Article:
4. They need a destination in Space. Not just a three minute flight, but a legitimate hotel room of some kind. I know it’s insanely expensive but to really get a feel for the idea of space tourism, a person will want to have a chance to orbit the earth once or twice I think. This is definitely a step in the right direction and the ship looks very clean .

  5. Whatever gets us there. Frankly I am surprised that we’re throwing perfectly good infrastructure back down the gravity well- I’m referring to Jules Vernes and Soyuz- can’t we use something less valuable for ISS garbage re-entry and keep the resupply vehicles up there in a graveyard orbit? Another stupid question I have is: what will happen to the ISS when it reaches end of life?

  6. The Soyuz capsules are dumped because they have a short shelf life, somthing like 3 to 6 months.

  7. As NASA seems to lack any foresight and vision, I suppose we need to look elsewhere for the next great steps into space.

  8. Any flight involving only 4 passengers is going to be prohibitively expensive for, well, just about anyone.
    Yeah, I’ll wait til they can land “up there” and I can float into a space canister for weightless lunch!

  9. Maybe instead of trying to shoot down pieces of the ISS when it’s “life” comes to an end, we should instead try a “self-destruct” device?

  10. About bloody time! If we’re going to burn hydrocarbons in the upper atmosphere, let’s do it in the grand style. I have been proposing sub-orbital rocket/jet propelled aerospacecraft flight for over thirty years now – not some silly up-and-down thrill ride, but rather point-to-point on the surface of the earth flight to perform a useful function (of sorts). Thankyou Mr. Laine and company for your bold vision. In my opinion you could dump the vertical flights and proceed straight to the more obvious solution to long-distance high speed transport – now, there is a market. But then again, I suppose you do need to find some fools to pay a fortune to cover off your development costs for the technology whilst taking on all the risks of the early flights – snigger – not this cowboy.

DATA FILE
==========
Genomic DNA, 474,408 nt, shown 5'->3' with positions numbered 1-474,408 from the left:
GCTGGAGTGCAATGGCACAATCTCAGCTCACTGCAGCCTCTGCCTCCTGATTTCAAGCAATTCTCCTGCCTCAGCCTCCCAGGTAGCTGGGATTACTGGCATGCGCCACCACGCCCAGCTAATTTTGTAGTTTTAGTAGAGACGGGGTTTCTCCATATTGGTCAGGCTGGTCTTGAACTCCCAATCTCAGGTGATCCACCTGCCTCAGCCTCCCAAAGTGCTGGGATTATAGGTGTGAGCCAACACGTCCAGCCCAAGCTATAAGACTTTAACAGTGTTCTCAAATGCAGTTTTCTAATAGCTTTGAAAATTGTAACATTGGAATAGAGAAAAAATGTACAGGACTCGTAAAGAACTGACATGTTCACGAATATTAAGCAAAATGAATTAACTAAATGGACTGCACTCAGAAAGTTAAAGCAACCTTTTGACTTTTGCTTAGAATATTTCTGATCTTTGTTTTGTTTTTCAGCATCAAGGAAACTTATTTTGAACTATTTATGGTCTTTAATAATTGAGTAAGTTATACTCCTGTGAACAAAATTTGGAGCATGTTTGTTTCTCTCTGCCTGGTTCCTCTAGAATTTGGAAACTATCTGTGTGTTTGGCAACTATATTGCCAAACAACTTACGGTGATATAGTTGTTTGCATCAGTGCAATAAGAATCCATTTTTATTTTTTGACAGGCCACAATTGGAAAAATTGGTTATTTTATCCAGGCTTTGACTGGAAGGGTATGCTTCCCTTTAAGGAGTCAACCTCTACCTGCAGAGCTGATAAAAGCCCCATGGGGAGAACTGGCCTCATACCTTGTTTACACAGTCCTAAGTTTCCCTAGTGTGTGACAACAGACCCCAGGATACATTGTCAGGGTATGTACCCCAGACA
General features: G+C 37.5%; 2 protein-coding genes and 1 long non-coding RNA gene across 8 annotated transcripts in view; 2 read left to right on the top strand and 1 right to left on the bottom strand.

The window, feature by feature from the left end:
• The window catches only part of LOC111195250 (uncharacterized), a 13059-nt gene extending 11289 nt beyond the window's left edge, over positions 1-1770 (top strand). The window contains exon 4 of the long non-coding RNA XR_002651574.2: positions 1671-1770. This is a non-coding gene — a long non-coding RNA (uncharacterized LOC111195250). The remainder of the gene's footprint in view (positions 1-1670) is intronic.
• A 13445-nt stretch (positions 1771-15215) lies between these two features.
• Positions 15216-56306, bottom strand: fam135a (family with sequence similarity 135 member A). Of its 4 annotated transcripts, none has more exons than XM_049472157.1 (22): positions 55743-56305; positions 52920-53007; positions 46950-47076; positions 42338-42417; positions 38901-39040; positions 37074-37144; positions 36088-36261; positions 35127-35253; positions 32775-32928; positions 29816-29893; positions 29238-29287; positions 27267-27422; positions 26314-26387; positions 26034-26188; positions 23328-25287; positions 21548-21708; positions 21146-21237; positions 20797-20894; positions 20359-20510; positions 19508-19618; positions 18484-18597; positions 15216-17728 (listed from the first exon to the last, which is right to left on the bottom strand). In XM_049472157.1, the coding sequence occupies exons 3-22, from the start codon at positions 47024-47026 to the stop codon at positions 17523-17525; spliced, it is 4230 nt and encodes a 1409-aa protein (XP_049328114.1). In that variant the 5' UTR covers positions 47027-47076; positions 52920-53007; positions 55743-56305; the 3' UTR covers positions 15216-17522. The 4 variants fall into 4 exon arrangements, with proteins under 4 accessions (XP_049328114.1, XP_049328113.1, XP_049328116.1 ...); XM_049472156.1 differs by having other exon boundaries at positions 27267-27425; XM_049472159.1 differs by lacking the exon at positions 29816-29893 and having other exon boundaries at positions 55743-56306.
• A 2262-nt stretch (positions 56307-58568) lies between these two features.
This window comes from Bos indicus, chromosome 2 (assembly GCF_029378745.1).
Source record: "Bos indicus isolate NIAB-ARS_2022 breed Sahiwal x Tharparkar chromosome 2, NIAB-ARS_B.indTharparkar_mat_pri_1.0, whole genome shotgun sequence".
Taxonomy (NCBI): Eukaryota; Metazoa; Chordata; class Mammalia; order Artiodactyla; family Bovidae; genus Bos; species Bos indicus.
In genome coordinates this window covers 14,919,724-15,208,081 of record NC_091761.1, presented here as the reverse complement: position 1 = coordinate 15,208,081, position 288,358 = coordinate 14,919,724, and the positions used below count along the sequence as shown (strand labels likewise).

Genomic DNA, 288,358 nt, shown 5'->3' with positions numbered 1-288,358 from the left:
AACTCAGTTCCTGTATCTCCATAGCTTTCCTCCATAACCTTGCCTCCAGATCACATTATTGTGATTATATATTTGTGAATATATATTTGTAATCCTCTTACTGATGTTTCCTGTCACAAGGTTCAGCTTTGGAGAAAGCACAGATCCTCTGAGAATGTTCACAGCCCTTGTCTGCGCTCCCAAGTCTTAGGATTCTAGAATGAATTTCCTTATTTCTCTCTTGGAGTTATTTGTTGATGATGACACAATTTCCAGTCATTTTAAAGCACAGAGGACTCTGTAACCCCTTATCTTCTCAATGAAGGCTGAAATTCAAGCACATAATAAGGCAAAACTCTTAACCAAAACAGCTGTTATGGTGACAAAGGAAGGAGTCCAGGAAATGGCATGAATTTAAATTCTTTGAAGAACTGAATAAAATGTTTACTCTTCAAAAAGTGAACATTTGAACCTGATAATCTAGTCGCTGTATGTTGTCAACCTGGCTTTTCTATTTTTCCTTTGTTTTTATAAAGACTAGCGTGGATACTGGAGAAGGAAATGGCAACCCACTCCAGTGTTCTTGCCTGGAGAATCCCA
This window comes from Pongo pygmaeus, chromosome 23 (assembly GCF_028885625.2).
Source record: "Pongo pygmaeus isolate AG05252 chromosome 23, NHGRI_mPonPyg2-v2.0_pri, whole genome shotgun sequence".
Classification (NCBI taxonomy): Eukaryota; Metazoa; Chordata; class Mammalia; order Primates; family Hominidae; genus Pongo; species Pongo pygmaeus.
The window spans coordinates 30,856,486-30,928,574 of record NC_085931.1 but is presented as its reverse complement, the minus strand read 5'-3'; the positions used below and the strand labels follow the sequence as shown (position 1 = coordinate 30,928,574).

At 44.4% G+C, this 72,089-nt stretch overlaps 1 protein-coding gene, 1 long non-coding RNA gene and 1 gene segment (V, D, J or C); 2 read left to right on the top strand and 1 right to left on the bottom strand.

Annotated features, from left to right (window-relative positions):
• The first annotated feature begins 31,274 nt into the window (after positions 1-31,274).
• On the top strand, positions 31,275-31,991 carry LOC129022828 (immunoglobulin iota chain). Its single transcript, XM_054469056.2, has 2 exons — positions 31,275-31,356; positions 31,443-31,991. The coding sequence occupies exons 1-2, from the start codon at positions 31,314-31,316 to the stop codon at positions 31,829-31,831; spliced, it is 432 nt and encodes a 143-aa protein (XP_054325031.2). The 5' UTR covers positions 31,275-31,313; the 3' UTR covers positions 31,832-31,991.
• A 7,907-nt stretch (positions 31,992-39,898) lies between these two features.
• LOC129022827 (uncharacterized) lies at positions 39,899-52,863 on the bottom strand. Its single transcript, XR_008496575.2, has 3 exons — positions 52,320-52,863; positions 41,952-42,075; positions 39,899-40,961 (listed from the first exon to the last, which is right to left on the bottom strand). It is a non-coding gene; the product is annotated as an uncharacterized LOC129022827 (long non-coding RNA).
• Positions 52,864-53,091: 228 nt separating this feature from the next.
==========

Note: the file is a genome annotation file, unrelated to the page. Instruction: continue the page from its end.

Vancouver to Paris in 20 minutes anyone? And not just for a handful of people – hundreds at a time. Ya, and don’t forget – we want windows too – big ones!

  11. I am 14 yrs old and I’d like to know if theoretically can we achieve speed of light. I have this idea: let say we have a giant wheel in space, 1000 km in diameter, spinning at 100 rpm. If my math is correct we can achieve a speed of 314000 km/s. Does it work in theory?

  12. The initial conditions that your assumed are impossible to reach: you would need more and more energy when the speed gets closer to C, raising to infinite at C.